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Amayas the Magician, Ink and gouache.  The scan of the artwork together with the panel as it appears in the book. The border motif was also originally painted by hand in one section and was then stitched together digitally by the designer.

Amayas the Magician. Ink and gouache.
The scan of the artwork together with the panel as it appears in the book. The border motif was also originally painted by hand in one section and was then stitched together digitally by the designer. Illustration for Aladdin, Walker Books, 2011.

In the original Thousand and One Nights tale, The magician from the Maghreb who sent Aladdin to retrieve the lamp doesn’t seem to have been given a name. Entertaining ones have been used in retellings and pantomime performances, but I wanted to give him an earnest north African name. After a little research, I felt that ‘Amayas’ suited him best. I haven’t been able to locate my source again since, much to my chagrin, but in trying to track it down again as I’m writing this post, ‘Amaya’ was yielded as an Arabic female name meaning ‘night rain’.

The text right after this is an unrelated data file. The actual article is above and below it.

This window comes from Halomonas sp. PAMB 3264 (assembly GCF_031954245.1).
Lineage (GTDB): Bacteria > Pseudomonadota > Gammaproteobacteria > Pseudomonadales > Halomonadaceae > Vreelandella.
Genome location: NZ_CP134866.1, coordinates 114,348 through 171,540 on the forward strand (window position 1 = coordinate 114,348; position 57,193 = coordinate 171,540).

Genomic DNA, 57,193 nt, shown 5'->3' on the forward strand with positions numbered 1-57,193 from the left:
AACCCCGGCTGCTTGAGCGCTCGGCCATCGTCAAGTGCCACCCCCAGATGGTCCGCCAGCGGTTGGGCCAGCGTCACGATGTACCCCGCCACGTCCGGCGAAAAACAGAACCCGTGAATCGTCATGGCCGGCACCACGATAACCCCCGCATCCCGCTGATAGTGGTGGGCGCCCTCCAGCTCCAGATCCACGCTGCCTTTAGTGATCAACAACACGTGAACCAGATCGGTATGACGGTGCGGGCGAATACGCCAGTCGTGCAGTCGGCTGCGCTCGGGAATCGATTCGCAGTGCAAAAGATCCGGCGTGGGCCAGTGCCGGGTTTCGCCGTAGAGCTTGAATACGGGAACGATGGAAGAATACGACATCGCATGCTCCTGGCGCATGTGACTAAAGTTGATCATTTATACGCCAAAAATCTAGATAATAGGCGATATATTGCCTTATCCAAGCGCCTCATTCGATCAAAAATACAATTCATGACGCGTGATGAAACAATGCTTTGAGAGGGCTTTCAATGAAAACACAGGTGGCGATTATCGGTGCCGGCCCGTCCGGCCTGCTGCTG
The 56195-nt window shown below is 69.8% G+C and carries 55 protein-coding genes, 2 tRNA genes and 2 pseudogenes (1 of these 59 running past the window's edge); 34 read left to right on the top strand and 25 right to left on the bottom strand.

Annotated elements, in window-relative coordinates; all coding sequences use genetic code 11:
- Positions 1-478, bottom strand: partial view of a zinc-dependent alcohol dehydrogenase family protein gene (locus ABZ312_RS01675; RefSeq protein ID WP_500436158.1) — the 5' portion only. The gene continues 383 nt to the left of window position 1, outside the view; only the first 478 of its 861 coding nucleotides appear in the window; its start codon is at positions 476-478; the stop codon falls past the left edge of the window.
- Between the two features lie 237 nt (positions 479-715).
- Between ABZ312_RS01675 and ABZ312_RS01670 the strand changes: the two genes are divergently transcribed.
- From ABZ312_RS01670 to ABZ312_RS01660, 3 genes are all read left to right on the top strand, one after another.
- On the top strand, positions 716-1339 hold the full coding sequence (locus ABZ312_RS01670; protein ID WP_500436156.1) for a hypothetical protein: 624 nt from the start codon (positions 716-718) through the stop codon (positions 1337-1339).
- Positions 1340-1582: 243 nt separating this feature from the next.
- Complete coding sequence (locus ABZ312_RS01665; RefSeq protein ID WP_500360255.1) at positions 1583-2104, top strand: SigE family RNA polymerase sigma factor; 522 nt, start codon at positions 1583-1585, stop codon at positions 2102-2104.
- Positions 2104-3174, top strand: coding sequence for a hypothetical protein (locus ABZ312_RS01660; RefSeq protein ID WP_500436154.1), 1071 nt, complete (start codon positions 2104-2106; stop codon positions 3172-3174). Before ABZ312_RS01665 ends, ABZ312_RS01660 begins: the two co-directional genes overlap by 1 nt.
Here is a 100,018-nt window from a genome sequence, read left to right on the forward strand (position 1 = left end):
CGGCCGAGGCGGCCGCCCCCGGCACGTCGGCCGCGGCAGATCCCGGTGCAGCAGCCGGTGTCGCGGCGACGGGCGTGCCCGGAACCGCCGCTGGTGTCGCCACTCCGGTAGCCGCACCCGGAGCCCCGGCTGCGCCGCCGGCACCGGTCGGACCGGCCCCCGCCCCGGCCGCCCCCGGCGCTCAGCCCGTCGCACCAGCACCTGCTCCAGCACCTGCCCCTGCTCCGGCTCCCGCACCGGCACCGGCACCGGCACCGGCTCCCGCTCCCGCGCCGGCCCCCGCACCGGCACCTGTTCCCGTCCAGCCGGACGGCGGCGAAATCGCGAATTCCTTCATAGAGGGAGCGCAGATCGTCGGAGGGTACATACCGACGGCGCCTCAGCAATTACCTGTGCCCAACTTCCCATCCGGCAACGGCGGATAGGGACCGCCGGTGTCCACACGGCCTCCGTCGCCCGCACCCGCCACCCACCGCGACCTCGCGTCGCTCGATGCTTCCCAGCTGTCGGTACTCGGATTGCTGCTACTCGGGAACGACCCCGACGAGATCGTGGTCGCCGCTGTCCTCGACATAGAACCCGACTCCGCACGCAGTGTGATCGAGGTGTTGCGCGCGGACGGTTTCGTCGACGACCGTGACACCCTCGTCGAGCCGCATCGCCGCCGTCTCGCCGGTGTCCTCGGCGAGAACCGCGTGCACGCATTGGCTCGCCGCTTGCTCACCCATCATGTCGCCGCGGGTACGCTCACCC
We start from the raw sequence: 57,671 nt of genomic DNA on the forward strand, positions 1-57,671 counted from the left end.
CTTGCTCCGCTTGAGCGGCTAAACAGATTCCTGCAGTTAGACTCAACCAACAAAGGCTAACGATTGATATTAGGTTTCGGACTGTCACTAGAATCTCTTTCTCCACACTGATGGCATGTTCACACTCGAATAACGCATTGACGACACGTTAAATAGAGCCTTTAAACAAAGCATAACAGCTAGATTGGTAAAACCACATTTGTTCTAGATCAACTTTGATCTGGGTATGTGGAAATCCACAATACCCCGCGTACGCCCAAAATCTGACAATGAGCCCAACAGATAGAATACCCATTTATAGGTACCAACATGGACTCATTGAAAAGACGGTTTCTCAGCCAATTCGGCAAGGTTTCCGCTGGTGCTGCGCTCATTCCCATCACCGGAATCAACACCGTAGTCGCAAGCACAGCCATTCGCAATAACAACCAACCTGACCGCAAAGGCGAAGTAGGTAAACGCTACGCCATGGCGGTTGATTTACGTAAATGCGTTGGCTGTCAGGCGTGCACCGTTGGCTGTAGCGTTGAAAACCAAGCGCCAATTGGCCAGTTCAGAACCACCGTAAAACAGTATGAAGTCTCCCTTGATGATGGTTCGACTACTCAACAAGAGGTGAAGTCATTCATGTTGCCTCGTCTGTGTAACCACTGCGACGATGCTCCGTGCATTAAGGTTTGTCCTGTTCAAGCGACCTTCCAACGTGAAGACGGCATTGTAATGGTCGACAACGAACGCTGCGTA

His costume design has a basis in Tuareg and Berber clothing, with a liberal helping of Mongolian shamanistic elements. I imagined that he had probably supplemented his magic arts in central Asia during his travels along the Silk Road. His staff is topped off with half an addax skull.

More to come! Here is a reminder of last week’s post, in case you missed it.

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